There are words in English that only have a plural form: -scissors, goggles, pants, underpants.

Some words in Hebrew only have a dual form. Yerushalayim, Mayim. Shamayim. But where there isn't necessarily a clear reason why.

Maybe there are words in Hebrew that are always plural in form even when only one unit is meant?

But you don't say "aha that's plural of majesty".

In English, "underpants" is plural, even when it's only one. But it's not "the plural of majesty", no matter whose underpants they are.
ducky wrote: Just like Psalm 135:5
כִּי גָדוֹל י״י וַאֲדֹנֵינוּ מִכׇּל אֱלֹהִים
גדול = singular
what's your point here?

Of course Gadol is singular.. and infact it says Gadol YHWH there's not the slightest question. But what's your point there?

Adoneinu is plural in form and singular in meaning clearly.

Elohim there is plural in meaning and form.
ducky wrote: or Nehemia 10:30
וְלַעֲשׂוֹת אֶת כׇּל מִצְוֺת י״י אֲדֹנֵינוּ וּמִשְׁפָּטָיו וְחֻקָּיו
משפטיו וחקיו = singular suffix

and also Nehemia 8:10
כי קדוש היום לאדנינו
no surprises there.
ducky wrote: And basically, Every אדני and every אלהים are grammatically plural but means singular.
Clearly not the case for Elohim. Elohim is plural in form, but can be either singular in meaning, or plural in meaning, depending on context. This is well known.

As for Adonai.

First of all there are at least three possible vowel combinations that can be with ADNY/אדני (adonee, adonai with kamatz , adonai with patach)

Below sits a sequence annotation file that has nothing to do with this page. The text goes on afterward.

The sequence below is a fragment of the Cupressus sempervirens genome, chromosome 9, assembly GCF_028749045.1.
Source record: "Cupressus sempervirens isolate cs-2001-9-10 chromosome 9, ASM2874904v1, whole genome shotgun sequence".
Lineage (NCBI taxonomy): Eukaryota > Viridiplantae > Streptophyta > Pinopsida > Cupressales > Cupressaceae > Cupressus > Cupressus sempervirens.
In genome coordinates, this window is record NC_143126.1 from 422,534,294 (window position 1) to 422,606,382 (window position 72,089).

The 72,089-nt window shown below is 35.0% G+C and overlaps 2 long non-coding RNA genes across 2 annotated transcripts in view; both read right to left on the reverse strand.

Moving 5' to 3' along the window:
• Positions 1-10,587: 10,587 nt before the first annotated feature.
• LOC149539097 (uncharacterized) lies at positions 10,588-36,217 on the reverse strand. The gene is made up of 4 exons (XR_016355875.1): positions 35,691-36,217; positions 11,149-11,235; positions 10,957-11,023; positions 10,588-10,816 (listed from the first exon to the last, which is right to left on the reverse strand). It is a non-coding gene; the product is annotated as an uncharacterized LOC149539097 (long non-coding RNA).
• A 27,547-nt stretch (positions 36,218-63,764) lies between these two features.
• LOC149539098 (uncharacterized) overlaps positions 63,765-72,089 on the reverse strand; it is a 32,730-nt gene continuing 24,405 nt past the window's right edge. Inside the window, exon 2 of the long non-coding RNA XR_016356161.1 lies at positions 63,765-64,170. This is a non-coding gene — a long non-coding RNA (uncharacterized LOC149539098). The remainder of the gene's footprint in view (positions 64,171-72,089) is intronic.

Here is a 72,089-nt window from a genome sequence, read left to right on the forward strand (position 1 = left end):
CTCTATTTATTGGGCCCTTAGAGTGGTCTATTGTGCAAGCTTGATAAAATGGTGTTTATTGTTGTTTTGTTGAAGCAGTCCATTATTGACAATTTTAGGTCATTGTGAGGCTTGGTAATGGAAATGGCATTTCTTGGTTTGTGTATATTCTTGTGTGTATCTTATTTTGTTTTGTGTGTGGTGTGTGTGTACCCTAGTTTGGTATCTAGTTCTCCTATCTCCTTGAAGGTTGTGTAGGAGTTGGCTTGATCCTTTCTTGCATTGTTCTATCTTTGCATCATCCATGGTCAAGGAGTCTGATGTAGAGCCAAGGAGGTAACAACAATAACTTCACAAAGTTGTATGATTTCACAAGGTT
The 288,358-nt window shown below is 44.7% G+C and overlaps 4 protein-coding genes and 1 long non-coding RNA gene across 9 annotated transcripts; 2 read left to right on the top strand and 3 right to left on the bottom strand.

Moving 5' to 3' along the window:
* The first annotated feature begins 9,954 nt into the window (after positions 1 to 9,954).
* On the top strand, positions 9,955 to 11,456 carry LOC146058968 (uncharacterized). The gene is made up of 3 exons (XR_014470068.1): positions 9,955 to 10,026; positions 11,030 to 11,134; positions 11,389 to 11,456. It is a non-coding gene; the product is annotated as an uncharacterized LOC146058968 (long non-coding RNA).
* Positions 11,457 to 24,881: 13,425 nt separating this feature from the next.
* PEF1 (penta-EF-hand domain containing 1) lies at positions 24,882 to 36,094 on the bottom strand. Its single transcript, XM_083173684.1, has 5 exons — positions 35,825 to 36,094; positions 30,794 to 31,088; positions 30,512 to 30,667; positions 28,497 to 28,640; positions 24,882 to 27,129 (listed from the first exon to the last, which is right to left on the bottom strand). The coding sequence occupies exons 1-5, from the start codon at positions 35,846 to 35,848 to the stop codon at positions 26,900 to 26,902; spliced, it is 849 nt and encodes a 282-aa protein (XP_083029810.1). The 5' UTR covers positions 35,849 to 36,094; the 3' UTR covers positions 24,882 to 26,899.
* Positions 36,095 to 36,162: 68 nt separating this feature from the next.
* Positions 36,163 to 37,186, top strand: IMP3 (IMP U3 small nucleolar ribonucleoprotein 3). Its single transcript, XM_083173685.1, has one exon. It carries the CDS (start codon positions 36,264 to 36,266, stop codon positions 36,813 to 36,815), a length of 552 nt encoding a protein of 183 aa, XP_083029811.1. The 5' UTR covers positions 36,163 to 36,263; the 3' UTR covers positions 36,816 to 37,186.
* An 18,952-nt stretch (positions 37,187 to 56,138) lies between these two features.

Adonai with kamatz it's a name or title. I wouldn't have thoguht it was plural in form though I see groves wheeler morphological index as shown in bibleworks has it as plural in form.

Adonee is singular in form and meaning, it means "My master"

Adonai with patach is plural in form. And I think its meaning , and as to the "number" of its meaning.. Gen 19:2-plural in meaning. I don't know if it's ever singular in meaning.

(there's also adonei 1 Kings 16:24).

I don't know which אדני / ADNY, you had in mind.
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Re: Is Adonav grammatically ambiguous? or is it never specifically divine? or always "his master(s)"?

Post by ducky »

ralph wrote: Thu Feb 25, 2021 7:01 am
ducky wrote: It must be singular.
you mean "it" must be singular in meaning plural in form.
ducky wrote: וְחֶרְפָּתוֹ יָשִׁיב לוֹ אֲדֹנָיו
Notice the verb ישיב
singular
so, you're quoting Hosea 12:15, which I mentioned.

There's no question that adonav is singular there. (though plural in form).
I wrote this because you finished your post with:
"though I suppose it could still be singular or plural".
So I said that it must be singular (in the meaning of course
ralph wrote: Thu Feb 25, 2021 7:01 am There are words in English that only have a plural form: -scissors, goggles, pants, underpants.
the plural form fits the plural in the meaning.
All of these objects are physically two.
ralph wrote: Thu Feb 25, 2021 7:01 am
Some words in Hebrew only have a dual form. Yerushalayim, Mayim. Shamayim. But where there isn't necessarily a clear reason why.
notice that ירושלים is a late form of ירושלם (no dual suffix).
As for שמים and מים - Even though it has a suffix like the dual suffix, it is probably not about dualism (or pluralism).
It is hard to know what was the morphological processes that eventually gave that suffix to these words, but I think that everyone would agree that dualism is not relevant for these words.
ralph wrote: Thu Feb 25, 2021 7:01 am Maybe there are words in Hebrew that are always plural in form even when only one unit is meant?